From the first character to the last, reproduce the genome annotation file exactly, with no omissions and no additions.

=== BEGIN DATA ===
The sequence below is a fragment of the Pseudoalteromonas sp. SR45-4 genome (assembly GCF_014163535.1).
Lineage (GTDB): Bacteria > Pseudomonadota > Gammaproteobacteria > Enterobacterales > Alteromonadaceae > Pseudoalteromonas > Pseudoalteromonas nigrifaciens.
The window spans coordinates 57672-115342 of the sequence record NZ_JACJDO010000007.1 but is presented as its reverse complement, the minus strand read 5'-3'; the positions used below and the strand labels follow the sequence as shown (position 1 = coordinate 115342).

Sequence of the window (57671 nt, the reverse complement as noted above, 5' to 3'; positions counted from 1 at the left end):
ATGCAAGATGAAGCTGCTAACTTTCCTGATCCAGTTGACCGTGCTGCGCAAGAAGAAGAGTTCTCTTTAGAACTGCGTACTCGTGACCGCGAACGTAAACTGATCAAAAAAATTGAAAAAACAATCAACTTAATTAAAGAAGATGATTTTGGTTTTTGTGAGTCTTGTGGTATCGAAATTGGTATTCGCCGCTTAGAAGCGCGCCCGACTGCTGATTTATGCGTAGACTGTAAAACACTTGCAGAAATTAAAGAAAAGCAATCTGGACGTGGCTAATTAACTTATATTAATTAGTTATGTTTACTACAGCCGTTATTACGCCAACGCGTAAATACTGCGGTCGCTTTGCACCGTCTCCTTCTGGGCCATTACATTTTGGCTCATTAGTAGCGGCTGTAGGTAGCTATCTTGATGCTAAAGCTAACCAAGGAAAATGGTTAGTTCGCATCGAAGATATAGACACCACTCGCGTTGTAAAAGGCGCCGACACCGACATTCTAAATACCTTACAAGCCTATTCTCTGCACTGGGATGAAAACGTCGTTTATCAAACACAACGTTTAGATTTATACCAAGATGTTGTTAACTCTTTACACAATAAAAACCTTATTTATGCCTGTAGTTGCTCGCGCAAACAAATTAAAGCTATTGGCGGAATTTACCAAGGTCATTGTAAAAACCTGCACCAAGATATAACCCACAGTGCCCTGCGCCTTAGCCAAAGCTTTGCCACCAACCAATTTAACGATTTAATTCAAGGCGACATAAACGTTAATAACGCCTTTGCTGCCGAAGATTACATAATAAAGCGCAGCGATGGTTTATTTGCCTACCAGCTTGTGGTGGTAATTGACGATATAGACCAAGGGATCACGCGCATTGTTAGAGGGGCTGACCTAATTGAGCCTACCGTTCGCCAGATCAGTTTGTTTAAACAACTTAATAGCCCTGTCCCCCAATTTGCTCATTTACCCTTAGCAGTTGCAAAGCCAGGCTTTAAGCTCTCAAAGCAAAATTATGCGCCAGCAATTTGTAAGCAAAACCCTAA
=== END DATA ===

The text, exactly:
The sequence below is a fragment of the Pseudoalteromonas sp. SR45-4 genome (assembly GCF_014163535.1).
Lineage (GTDB): Bacteria > Pseudomonadota > Gammaproteobacteria > Enterobacterales > Alteromonadaceae > Pseudoalteromonas > Pseudoalteromonas nigrifaciens.
The window spans coordinates 57672-115342 of the sequence record NZ_JACJDO010000007.1 but is presented as its reverse complement, the minus strand read 5'-3'; the positions used below and the strand labels follow the sequence as shown (position 1 = coordinate 115342).

Sequence of the window (57671 nt, the reverse complement as noted above, 5' to 3'; positions counted from 1 at the left end):
ATGCAAGATGAAGCTGCTAACTTTCCTGATCCAGTTGACCGTGCTGCGCAAGAAGAAGAGTTCTCTTTAGAACTGCGTACTCGTGACCGCGAACGTAAACTGATCAAAAAAATTGAAAAAACAATCAACTTAATTAAAGAAGATGATTTTGGTTTTTGTGAGTCTTGTGGTATCGAAATTGGTATTCGCCGCTTAGAAGCGCGCCCGACTGCTGATTTATGCGTAGACTGTAAAACACTTGCAGAAATTAAAGAAAAGCAATCTGGACGTGGCTAATTAACTTATATTAATTAGTTATGTTTACTACAGCCGTTATTACGCCAACGCGTAAATACTGCGGTCGCTTTGCACCGTCTCCTTCTGGGCCATTACATTTTGGCTCATTAGTAGCGGCTGTAGGTAGCTATCTTGATGCTAAAGCTAACCAAGGAAAATGGTTAGTTCGCATCGAAGATATAGACACCACTCGCGTTGTAAAAGGCGCCGACACCGACATTCTAAATACCTTACAAGCCTATTCTCTGCACTGGGATGAAAACGTCGTTTATCAAACACAACGTTTAGATTTATACCAAGATGTTGTTAACTCTTTACACAATAAAAACCTTATTTATGCCTGTAGTTGCTCGCGCAAACAAATTAAAGCTATTGGCGGAATTTACCAAGGTCATTGTAAAAACCTGCACCAAGATATAACCCACAGTGCCCTGCGCCTTAGCCAAAGCTTTGCCACCAACCAATTTAACGATTTAATTCAAGGCGACATAAACGTTAATAACGCCTTTGCTGCCGAAGATTACATAATAAAGCGCAGCGATGGTTTATTTGCCTACCAGCTTGTGGTGGTAATTGACGATATAGACCAAGGGATCACGCGCATTGTTAGAGGGGCTGACCTAATTGAGCCTACCGTTCGCCAGATCAGTTTGTTTAAACAACTTAATAGCCCTGTCCCCCAATTTGCTCATTTACCCTTAGCAGTTGCAAAGCCAGGCTTTAAGCTCTCAAAGCAAAATTATGCGCCAGCAATTTGTAAGCAAAACCCTAA